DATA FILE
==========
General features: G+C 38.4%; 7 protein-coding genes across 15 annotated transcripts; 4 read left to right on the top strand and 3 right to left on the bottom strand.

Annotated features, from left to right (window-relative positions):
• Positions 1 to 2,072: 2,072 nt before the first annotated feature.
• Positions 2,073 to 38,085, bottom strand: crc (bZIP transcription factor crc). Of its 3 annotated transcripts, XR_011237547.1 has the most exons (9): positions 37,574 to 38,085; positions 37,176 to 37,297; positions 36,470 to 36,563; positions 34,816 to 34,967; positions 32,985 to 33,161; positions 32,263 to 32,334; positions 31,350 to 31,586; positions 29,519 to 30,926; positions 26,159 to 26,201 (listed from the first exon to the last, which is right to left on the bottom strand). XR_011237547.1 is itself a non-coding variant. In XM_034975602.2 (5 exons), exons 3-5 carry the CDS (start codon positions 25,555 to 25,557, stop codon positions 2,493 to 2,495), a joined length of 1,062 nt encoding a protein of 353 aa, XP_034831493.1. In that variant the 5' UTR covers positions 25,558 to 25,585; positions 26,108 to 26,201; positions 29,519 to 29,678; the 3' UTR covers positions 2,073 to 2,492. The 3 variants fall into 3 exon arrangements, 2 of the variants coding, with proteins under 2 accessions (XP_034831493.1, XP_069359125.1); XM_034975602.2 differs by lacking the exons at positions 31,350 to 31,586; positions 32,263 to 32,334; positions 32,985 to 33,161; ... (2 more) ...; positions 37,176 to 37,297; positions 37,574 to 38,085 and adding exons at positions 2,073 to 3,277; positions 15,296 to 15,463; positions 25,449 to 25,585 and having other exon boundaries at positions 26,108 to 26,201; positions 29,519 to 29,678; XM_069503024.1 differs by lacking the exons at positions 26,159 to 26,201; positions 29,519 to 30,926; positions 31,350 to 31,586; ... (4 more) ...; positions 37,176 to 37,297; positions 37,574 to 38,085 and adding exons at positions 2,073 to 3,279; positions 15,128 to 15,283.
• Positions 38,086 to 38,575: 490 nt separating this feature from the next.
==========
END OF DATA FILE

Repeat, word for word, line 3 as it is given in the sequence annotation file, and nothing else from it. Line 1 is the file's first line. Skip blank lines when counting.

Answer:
• Positions 1 to 2,072: 2,072 nt before the first annotated feature.